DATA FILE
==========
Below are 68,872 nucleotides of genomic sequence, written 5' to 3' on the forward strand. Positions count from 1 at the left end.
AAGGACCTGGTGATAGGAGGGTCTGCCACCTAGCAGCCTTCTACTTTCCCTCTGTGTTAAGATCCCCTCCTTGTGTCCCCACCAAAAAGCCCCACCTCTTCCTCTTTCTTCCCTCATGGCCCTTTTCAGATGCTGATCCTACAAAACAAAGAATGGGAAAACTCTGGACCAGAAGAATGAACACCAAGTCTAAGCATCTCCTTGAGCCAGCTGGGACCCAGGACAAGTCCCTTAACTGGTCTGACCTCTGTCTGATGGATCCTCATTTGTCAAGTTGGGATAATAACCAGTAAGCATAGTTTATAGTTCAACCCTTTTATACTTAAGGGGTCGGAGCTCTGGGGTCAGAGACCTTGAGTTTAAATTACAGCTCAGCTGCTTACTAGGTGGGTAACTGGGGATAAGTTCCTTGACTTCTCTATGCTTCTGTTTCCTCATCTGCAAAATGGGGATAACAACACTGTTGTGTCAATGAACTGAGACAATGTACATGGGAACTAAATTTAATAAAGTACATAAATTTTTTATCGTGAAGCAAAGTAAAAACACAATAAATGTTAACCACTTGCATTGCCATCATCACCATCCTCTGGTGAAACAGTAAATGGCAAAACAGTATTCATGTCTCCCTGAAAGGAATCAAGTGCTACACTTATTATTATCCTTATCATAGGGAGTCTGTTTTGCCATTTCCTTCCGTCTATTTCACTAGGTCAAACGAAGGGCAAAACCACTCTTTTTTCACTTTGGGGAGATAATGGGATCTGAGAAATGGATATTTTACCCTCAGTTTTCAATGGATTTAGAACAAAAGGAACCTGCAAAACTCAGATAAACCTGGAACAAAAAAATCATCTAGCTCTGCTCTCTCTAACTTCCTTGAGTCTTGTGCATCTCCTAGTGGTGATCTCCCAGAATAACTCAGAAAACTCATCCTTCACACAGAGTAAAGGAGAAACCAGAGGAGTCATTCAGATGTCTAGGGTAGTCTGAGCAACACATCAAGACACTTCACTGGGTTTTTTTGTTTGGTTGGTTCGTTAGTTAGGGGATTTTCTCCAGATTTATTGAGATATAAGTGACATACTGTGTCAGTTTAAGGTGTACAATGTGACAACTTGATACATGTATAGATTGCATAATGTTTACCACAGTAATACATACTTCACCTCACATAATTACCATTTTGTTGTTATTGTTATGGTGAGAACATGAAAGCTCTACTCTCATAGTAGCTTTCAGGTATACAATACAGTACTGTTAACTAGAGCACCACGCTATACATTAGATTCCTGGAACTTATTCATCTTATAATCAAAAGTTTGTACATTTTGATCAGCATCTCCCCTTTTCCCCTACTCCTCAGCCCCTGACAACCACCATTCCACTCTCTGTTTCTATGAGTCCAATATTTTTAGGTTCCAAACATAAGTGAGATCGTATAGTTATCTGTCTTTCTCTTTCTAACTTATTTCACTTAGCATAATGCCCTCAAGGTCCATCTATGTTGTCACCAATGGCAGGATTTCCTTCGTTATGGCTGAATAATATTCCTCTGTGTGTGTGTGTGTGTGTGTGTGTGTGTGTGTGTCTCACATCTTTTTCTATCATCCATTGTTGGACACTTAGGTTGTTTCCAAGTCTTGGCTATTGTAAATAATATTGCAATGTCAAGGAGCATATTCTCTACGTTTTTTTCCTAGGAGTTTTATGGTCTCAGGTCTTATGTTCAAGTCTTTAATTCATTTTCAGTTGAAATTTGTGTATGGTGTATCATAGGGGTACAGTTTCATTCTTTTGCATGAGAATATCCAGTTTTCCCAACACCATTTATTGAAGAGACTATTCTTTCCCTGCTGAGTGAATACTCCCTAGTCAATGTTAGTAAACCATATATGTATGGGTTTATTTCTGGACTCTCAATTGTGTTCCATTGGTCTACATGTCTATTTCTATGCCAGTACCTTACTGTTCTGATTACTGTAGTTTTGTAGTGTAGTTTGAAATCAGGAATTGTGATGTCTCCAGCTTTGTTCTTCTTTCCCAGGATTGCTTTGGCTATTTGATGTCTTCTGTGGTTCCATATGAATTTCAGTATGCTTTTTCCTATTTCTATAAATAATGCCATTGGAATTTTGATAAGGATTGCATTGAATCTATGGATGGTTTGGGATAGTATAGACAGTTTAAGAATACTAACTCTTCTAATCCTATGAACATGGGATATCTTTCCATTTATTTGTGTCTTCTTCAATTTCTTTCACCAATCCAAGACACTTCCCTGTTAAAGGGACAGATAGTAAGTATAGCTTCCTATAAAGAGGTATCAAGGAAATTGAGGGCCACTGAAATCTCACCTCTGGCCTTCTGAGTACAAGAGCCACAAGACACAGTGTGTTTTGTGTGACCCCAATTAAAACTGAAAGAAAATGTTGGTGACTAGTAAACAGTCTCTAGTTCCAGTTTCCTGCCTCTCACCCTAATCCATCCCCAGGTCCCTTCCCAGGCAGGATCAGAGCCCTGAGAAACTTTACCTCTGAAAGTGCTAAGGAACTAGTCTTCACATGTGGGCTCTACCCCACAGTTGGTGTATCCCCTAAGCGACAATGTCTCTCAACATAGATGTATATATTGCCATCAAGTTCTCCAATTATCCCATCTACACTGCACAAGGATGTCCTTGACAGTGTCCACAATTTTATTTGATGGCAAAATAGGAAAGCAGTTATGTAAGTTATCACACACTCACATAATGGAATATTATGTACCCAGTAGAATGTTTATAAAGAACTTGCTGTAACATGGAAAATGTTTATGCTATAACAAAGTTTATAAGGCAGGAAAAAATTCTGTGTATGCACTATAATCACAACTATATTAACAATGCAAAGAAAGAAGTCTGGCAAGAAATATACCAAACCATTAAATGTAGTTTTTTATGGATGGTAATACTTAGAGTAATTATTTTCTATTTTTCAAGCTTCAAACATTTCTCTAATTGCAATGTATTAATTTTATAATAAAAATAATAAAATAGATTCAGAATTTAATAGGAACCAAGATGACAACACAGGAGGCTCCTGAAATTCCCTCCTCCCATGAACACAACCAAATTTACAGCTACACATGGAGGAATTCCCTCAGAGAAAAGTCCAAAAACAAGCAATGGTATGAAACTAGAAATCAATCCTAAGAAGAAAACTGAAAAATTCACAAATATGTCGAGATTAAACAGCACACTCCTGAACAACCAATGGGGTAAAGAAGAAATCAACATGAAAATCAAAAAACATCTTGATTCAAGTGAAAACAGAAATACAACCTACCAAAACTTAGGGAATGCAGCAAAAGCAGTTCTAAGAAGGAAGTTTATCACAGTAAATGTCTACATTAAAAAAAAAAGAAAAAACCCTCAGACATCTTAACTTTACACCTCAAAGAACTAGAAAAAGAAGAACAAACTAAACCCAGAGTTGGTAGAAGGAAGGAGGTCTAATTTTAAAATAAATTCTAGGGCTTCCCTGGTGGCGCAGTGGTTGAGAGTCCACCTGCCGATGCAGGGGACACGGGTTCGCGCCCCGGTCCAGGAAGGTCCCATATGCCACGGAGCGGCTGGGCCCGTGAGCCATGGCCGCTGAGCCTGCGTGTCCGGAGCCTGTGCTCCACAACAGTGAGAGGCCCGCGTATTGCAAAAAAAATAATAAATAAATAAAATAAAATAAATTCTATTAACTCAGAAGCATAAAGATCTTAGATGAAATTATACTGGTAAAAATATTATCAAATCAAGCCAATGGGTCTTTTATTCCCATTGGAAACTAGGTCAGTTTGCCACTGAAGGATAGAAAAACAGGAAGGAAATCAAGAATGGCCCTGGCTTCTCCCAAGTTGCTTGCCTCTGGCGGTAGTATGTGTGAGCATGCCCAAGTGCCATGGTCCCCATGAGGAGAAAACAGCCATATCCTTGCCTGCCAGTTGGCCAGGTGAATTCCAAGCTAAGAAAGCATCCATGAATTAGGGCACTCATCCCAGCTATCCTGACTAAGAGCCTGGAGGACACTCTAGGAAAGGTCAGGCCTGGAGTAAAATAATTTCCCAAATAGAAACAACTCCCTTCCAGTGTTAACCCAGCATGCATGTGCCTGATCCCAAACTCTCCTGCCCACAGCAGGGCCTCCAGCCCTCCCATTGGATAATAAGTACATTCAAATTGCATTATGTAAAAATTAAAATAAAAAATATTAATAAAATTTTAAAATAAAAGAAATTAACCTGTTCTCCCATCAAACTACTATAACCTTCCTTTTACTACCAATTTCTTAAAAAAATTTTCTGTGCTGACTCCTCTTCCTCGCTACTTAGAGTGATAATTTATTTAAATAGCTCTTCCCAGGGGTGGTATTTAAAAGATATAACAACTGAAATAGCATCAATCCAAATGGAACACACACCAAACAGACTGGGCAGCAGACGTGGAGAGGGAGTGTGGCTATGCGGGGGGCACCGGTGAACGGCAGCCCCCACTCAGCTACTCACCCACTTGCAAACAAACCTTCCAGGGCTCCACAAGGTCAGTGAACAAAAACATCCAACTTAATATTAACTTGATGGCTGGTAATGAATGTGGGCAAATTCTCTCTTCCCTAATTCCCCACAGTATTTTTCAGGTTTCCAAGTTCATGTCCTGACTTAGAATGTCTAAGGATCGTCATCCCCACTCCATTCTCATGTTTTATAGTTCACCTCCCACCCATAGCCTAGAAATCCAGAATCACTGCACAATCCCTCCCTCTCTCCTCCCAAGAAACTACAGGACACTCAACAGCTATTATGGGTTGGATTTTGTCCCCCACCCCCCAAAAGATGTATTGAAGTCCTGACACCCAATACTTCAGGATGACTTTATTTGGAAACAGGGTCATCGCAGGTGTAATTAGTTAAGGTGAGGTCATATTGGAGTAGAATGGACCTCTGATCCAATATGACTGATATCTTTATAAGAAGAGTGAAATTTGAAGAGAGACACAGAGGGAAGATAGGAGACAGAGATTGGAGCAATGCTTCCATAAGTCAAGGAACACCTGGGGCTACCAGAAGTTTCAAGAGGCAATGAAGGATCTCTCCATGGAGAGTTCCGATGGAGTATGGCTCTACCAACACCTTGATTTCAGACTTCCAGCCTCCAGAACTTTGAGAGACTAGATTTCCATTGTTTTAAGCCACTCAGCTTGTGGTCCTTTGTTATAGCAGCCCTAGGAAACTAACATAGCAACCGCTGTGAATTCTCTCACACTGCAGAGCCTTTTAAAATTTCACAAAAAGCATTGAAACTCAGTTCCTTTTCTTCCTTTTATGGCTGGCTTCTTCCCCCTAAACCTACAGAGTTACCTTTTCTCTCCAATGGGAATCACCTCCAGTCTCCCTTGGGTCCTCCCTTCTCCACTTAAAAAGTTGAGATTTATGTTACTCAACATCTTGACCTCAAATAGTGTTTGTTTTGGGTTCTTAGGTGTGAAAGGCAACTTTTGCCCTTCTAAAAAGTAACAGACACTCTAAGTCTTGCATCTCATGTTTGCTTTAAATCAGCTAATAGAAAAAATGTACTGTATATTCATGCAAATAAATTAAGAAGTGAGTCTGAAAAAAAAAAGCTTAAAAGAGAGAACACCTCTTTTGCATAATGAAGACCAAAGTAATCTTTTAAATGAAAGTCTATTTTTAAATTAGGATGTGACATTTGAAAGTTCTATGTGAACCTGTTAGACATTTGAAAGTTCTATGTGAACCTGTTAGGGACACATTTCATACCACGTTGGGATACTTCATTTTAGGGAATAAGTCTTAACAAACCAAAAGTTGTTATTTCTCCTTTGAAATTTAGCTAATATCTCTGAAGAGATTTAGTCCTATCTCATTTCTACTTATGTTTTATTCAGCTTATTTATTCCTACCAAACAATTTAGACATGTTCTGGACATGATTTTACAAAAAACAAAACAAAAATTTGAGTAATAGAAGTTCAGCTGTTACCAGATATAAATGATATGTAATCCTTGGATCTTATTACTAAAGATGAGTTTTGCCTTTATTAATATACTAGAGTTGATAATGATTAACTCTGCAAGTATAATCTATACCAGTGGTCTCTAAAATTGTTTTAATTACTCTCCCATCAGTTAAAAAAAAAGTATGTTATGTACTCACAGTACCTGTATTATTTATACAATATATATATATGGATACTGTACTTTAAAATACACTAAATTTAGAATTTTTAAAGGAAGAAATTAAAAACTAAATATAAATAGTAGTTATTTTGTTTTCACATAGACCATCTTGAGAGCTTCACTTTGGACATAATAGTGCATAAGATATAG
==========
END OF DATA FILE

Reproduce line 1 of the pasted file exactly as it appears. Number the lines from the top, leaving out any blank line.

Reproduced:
Below are 68,872 nucleotides of genomic sequence, written 5' to 3' on the forward strand. Positions count from 1 at the left end.